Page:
film reel image

film reel image

Saturday, September 28, 2013

Days of Heaven 1978 * * * 1/2 Stars

Picture of the movie poster for the film Days of HeavenDirector: Terrence Malick
Year: 1978
Rating: PG
Rating: * * * 1/2 stars
Cast: Richard Gere, Sam Shepard, Brooke Adams

Days of Heaven will forever remain one of my all time favorite films. Its director (Terrence Malick) took almost two years to get it edited. You can tell. However, please don't let that diminish your opinion of it. As a connoisseur of many types of films, I am confident when I say that Days of Heaven is one that touches greatness. It's a movie's movie and is filmmaking in its most purest, not to mention most exposed form. Almost every image on screen is indelible. Pretty much every character is realized. Every nuance of nature has its own still frame and to be honest, film as art has never been more important than it was when this masterpiece got released in the fall of 1978. It notably launched the acting careers of Richard Gere and Sam Shepard. And it pulls off something very special. Let's be honest, how many other movies do you know that have a short running time of 90 plus minutes, manage to be this massively epic in scope? Yup, I couldn't agree more.

Part vagabond adventure, part love triangle, and part early 1900's parable, Days of Heaven tells the story of Bill (Gere), a laborer out of Chicago who commits an accidental murder (kills his boss) and then flees the state with his lover Abby (Brooke Adams) and his sister (narrator Linda Manz). The three of them end up somewhere in the plains of Texas (Alberta, Canada was the actual location), find jobs on a wheat farm and become involved with the rich landowner (Sam Sheppard in first true role) who owns it.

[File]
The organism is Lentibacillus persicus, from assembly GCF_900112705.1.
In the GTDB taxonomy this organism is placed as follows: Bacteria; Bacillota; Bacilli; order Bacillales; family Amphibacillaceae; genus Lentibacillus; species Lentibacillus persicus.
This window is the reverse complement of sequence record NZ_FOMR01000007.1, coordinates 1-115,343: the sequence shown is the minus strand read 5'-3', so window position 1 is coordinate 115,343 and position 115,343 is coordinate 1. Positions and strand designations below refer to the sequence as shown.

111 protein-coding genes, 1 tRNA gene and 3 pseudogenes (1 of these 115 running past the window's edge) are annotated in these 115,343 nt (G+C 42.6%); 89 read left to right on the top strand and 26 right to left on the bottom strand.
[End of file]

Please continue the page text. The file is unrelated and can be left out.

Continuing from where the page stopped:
The storytelling in this film, although choppy, eventually finds its focus and it releases itself like a sledgehammer in the final act. When it comes to the musical score, there is a sort of haunting eerie beauty to it. However, it also resonates a feeling of radiant hope. The story or plot along with the music however, sort of takes a back seat to the visual splendor. Make no mistake about it; this is probably one of the most beautiful films you will ever see. Its cinematography won a well deserved Academy Award and with this being Malick's second major release, he pretty much announced himself to the world as a prominent visual auteur. Every scene is filled to the brim with little nooks and crannies. You get beautiful waterfalls, close-ups of locusts in their natural habitat, sped up windmills (even wind is a star in this flick), and incredibly lush sky imagery. I read somewhere that a critic said you can take any image from Days of Heaven and frame it as a painting. Darn, that's what's I wanted to say!  

Anyway, if you are a budding filmmaker, an aspiring movie critic, or just a radical screen buff, this is the ultimate foray into one's film education. Days of Heaven is a sort of cinematic translator. It will make you understand the power of cinema and its never ending possibilities. Don't hesitate to check it out. Remember "heaven" can't wait.

Written by Jesse Burleson

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